World War Two & the Holocaust Films

The 1939-1945 war which began with Germany's invasion of Poland in September 1939 under Adolf Hitler's quest for Europe-wide Nazi-domination, and gradually engaged America and the Asia-Pacific region in the conflict. While fighting a war to the east and west of Germany, Hitler's virulent nationalism and anti-Semitism was paving the way for the Final Solution, from 1942 to 45, an operation on an unprecedented scale, categorising, deporting, and exterminating the Jews and other so-called 'undesirable' groups, mainly in the forests of Eastern Europe and the Nazi Extermination camps in Poland. The Holocaust has provided the source and inspiration for a large number of films, which attempt to capture the sense of life in the concentration and extermination camps, or focus on resistance to the Nazis' Final Solution. Very often these films explore the human impact on relationships, family, and loss, attempting to show the deep and enduring impact the Holocaust has left on individuals, families, and Jewish culture in Europe.

Many films on the theme of WWII focus on warfare in Europe and the Allied campaign against Nazi Germany and the Axis powers. A smaller number of films have a specific focus on the war in the East and the Allied campaign against the Japanese forces.  This element of WWII went on beyond the defeat of Germany in 1945, and led Allied soldiers into the hostile and unfamiliar terrain of the jungles of Asia.

  • Katyn Cross: commemorating Katyn massacre of 1940. Taken 2012 Krakow, Poland. Copyright V. Nesfield, used with permission.

 

Amen (2002) War drama about newly-commissioned Lieutenant Gerstein (Ulrich Tukur), who witnesses the chemical disinfectant he's helped perfect being used to systematically murder interred Jews. The only sympathetic ear he is able to find is that of young Father Riccardo (Mathieu Kassovitz), a priest with deep ties to the Vatican. While Riccardo takes on the obstructive Vatican hierarchy, Gerstein must walk a tightrope between documenting and enabling the atrocities his fellow SS officers cold-bloodedly commit. As the two unlikely allies fight to reveal the truth to the Church and the world, they discover that the fates of a man of conscience committing treason for the sake of humanity and a man of God committing heresy to thwart genocide are ultimately the same. (Directed by Costa-Gravas.)

Beautiful Dachau (2006) A short film by Alan Marcus exploring the issues of Holocaust tourism and Germany's post-Holocaust reconciliation with its own history. Using Concentration Camp Dachau as the context, the film negotiates the challenges facing the town of Dachau in remembering and acknowledging its notorious history, and functioning as a modern residential and tourist town now. (Alan Marcus)

The Burmese Harp (Biruma no tategoto) (1956) In the final days of the war a Japanese soldier, having surrendered his regiment to the British, fails to persuade a Japanese battalion to surrender too. Disguising himself as a monk, he begins to adopt the lifestyle of a Buddhist monk. (Directed by Kon Ichikawa.)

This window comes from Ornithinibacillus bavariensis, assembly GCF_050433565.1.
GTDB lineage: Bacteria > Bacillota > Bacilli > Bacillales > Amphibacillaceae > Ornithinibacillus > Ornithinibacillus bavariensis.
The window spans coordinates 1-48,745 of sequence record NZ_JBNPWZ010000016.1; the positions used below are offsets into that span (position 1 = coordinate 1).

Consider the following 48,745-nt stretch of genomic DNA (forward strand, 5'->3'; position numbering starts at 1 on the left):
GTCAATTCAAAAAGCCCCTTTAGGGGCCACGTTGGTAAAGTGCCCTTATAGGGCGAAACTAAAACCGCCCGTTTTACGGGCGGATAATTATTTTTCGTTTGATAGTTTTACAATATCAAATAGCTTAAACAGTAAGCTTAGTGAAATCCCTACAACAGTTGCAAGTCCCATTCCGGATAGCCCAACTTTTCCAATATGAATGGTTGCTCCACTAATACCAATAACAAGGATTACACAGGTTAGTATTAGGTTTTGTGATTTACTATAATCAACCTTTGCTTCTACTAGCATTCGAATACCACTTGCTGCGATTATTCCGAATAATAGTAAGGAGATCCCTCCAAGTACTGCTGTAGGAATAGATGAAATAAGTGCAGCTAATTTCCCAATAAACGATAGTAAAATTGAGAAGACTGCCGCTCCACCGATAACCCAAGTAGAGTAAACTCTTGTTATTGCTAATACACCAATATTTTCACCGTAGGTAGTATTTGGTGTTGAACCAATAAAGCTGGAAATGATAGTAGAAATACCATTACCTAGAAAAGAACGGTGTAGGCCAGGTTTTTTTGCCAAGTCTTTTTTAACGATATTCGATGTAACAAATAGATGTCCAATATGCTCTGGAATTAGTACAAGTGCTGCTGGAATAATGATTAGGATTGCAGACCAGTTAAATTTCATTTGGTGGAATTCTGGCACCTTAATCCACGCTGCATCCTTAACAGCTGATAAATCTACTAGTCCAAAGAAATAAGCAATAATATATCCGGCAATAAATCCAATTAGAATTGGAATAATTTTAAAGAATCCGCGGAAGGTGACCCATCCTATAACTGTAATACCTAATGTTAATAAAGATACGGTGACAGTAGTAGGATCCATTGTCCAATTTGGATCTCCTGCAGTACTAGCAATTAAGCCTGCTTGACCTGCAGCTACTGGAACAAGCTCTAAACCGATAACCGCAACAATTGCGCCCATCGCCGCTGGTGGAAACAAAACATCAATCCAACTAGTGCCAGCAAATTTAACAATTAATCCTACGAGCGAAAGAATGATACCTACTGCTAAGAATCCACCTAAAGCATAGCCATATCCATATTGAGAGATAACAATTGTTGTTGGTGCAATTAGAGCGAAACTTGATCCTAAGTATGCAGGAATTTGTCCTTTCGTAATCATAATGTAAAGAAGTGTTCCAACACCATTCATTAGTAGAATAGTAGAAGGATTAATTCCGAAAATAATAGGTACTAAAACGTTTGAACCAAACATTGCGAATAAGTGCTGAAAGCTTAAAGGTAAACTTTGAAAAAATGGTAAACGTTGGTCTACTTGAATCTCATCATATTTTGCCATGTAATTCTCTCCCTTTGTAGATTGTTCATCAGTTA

Come and See (1985) A devastating account of the Nazi occupation of Belarus during World War II, it tells the story of a young boy’s abrupt loss of innocence when he joins the Soviet resistance and is thrust headlong into the brutal horrors of combat. Featuring terrifyingly authentic battle scenes and poetic, almost surreal imagery, this film is a vivid and unforgettably powerful portrait of the atrocities committed by men in the name of war. (Directed by Elem Klimov.)

The Courageous Heart of Irena Sendler (2009) The story of Irena Sendler, a social worker who was part of the Polish underground during World War II and was arrested and tortured by the Nazis for saving the lives of nearly 2,500 Jewish children by smuggling them out of the Warsaw ghetto. (Directed by John Kent Harrison.)

Defiance (2008) Four Jewish brothers flee Nazi occupation to the forests of Eastern Europe, joining up with a partisan movement and other Jews in hiding. A story of resistance to the Nazi juggernaut, camaraderie and determination to fight until the end. (Directed by Edward Zwick.)

Dietrich Bonhoeffer (2003) Heroic Lutheran youth leader, pastor, and theologian in Nazi Germany, Dietrich Bonhoeffer was a German clergyman of great distinction who actively opposed Hitler and the Nazis and was hanged less than a month before the war was over, this film covers the last few years of his life and his courage and conviction to what sadly cost him his life. (Directed by Martin Doblmeier.)

Downfall (2004) Controversial German drama about the final days of Adolf Hitler and the Nazi regime. Bruno Ganz plays the German dictator who, as the Russians encroach on Berlin, retreats to his bunker with his fiancée Eva Braun (Juliane Köhler), his private secretary Traudle Junge (Alexandra Maria Lara), and his propaganda minister Joseph Goebbels (Ulrich Matthes). Based on Junge’s memoir of her time as Hitler’s secretary, the film shows Hitler’s violent moods, his moments of humanity towards his staff, his desperate attempts to grasp a military victory, and the claustrophobia of the final days of Nazism in the bunker. (Directed by Oliver Hirschbiegel.)